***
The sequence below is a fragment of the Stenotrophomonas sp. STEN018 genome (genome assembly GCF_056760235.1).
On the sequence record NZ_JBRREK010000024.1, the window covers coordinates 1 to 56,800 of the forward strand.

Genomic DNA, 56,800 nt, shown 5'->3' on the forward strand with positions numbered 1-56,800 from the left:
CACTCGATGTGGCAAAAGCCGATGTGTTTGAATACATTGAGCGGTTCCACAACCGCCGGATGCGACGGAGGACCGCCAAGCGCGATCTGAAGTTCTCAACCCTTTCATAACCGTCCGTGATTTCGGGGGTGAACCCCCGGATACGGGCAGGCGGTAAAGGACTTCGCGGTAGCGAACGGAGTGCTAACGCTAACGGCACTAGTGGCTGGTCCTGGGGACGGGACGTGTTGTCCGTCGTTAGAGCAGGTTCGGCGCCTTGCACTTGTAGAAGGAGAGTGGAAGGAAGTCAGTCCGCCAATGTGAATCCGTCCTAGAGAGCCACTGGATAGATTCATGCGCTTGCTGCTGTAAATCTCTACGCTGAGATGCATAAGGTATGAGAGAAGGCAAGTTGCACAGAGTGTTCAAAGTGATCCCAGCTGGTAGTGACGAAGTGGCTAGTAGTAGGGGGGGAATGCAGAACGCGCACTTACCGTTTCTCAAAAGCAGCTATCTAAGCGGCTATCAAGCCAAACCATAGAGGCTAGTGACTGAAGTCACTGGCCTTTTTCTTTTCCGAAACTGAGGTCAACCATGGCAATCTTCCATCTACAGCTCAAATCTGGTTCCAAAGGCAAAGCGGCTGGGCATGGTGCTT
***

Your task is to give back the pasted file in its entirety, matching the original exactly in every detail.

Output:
The sequence below is a fragment of the Stenotrophomonas sp. STEN018 genome (genome assembly GCF_056760235.1).
On the sequence record NZ_JBRREK010000024.1, the window covers coordinates 1 to 56,800 of the forward strand.

Genomic DNA, 56,800 nt, shown 5'->3' on the forward strand with positions numbered 1-56,800 from the left:
CACTCGATGTGGCAAAAGCCGATGTGTTTGAATACATTGAGCGGTTCCACAACCGCCGGATGCGACGGAGGACCGCCAAGCGCGATCTGAAGTTCTCAACCCTTTCATAACCGTCCGTGATTTCGGGGGTGAACCCCCGGATACGGGCAGGCGGTAAAGGACTTCGCGGTAGCGAACGGAGTGCTAACGCTAACGGCACTAGTGGCTGGTCCTGGGGACGGGACGTGTTGTCCGTCGTTAGAGCAGGTTCGGCGCCTTGCACTTGTAGAAGGAGAGTGGAAGGAAGTCAGTCCGCCAATGTGAATCCGTCCTAGAGAGCCACTGGATAGATTCATGCGCTTGCTGCTGTAAATCTCTACGCTGAGATGCATAAGGTATGAGAGAAGGCAAGTTGCACAGAGTGTTCAAAGTGATCCCAGCTGGTAGTGACGAAGTGGCTAGTAGTAGGGGGGGAATGCAGAACGCGCACTTACCGTTTCTCAAAAGCAGCTATCTAAGCGGCTATCAAGCCAAACCATAGAGGCTAGTGACTGAAGTCACTGGCCTTTTTCTTTTCCGAAACTGAGGTCAACCATGGCAATCTTCCATCTACAGCTCAAATCTGGTTCCAAAGGCAAAGCGGCTGGGCATGGTGCTT